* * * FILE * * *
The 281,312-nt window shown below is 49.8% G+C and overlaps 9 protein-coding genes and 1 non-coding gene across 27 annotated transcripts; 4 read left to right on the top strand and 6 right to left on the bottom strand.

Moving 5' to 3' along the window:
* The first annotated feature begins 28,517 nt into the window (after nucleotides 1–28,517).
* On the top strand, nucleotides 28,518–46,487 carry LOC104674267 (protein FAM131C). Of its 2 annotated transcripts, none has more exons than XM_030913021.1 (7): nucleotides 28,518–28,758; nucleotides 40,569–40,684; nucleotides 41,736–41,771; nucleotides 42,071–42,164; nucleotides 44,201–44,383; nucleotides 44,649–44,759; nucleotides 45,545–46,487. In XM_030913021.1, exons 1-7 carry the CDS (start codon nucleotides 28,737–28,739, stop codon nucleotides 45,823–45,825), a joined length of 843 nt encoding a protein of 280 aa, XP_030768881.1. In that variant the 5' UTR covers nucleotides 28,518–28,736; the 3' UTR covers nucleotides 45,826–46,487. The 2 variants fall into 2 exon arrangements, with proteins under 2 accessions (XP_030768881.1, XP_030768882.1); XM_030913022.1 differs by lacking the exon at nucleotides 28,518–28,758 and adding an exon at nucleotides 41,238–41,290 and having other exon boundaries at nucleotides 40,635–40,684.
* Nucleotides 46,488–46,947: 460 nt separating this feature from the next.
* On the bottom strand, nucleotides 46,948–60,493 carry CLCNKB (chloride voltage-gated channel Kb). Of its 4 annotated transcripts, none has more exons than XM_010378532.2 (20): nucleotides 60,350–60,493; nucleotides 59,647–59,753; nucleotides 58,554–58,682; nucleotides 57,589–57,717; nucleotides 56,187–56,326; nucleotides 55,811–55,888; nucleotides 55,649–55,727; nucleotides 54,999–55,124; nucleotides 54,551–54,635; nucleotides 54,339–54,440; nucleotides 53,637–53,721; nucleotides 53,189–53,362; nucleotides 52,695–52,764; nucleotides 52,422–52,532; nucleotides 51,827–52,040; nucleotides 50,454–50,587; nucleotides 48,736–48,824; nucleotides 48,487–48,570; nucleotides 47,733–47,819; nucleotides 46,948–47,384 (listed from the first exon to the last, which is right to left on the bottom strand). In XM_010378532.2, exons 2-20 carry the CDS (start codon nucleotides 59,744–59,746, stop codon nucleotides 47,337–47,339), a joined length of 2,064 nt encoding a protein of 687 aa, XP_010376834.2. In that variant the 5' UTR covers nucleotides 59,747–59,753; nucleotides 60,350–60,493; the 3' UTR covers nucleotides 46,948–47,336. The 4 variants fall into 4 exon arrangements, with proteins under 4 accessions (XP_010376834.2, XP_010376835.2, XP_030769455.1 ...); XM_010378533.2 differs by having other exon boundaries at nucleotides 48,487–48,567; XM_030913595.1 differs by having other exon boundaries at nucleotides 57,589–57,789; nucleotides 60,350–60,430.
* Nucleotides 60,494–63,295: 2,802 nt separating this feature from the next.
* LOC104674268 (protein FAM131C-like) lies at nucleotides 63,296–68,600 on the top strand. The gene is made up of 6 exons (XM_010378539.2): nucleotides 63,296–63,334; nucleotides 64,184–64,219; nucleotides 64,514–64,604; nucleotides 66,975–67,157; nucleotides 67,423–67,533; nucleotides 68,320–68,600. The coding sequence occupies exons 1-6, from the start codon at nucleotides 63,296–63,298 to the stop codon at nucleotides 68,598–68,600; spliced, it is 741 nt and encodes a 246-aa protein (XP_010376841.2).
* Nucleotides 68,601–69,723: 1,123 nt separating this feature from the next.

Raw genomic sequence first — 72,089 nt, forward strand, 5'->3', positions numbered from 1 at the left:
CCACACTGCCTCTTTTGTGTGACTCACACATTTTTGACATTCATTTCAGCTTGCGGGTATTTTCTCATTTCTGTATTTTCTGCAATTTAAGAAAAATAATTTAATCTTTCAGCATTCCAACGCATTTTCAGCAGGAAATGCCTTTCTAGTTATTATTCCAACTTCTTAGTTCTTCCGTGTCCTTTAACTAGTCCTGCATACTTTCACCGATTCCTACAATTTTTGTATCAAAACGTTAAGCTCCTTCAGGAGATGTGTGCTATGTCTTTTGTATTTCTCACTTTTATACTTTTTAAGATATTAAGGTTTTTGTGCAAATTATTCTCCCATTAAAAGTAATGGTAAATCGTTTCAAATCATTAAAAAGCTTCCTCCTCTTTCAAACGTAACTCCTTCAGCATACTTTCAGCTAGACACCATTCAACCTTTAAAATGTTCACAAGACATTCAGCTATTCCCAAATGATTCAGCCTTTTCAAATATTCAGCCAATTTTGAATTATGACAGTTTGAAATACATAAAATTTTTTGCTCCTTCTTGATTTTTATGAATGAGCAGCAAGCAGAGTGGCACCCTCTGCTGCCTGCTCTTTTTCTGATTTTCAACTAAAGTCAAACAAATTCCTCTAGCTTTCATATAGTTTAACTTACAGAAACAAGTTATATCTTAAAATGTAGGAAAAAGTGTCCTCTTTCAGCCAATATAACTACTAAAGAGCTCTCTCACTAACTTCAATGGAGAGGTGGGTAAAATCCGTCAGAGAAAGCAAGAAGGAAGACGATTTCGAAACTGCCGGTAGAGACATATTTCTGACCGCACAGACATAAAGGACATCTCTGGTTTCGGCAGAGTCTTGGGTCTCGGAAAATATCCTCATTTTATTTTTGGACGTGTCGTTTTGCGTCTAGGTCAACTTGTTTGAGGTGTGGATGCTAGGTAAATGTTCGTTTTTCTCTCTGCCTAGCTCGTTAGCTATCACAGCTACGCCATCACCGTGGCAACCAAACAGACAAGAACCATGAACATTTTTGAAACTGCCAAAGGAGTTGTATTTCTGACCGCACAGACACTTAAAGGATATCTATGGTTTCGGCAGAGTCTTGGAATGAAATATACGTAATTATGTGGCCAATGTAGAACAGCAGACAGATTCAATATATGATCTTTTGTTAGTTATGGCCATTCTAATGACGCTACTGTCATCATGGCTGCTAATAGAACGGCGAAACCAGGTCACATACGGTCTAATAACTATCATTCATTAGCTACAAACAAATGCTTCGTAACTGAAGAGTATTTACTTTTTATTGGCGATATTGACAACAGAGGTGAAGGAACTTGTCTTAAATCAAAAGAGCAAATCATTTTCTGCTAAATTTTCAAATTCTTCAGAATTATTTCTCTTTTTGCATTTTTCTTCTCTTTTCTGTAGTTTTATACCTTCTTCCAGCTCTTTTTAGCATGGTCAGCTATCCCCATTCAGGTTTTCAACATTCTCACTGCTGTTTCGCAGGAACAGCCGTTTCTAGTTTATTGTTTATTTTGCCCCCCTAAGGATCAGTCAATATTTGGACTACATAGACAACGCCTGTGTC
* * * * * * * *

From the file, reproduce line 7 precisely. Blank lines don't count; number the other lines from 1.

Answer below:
* Nucleotides 60,494–63,295: 2,802 nt separating this feature from the next.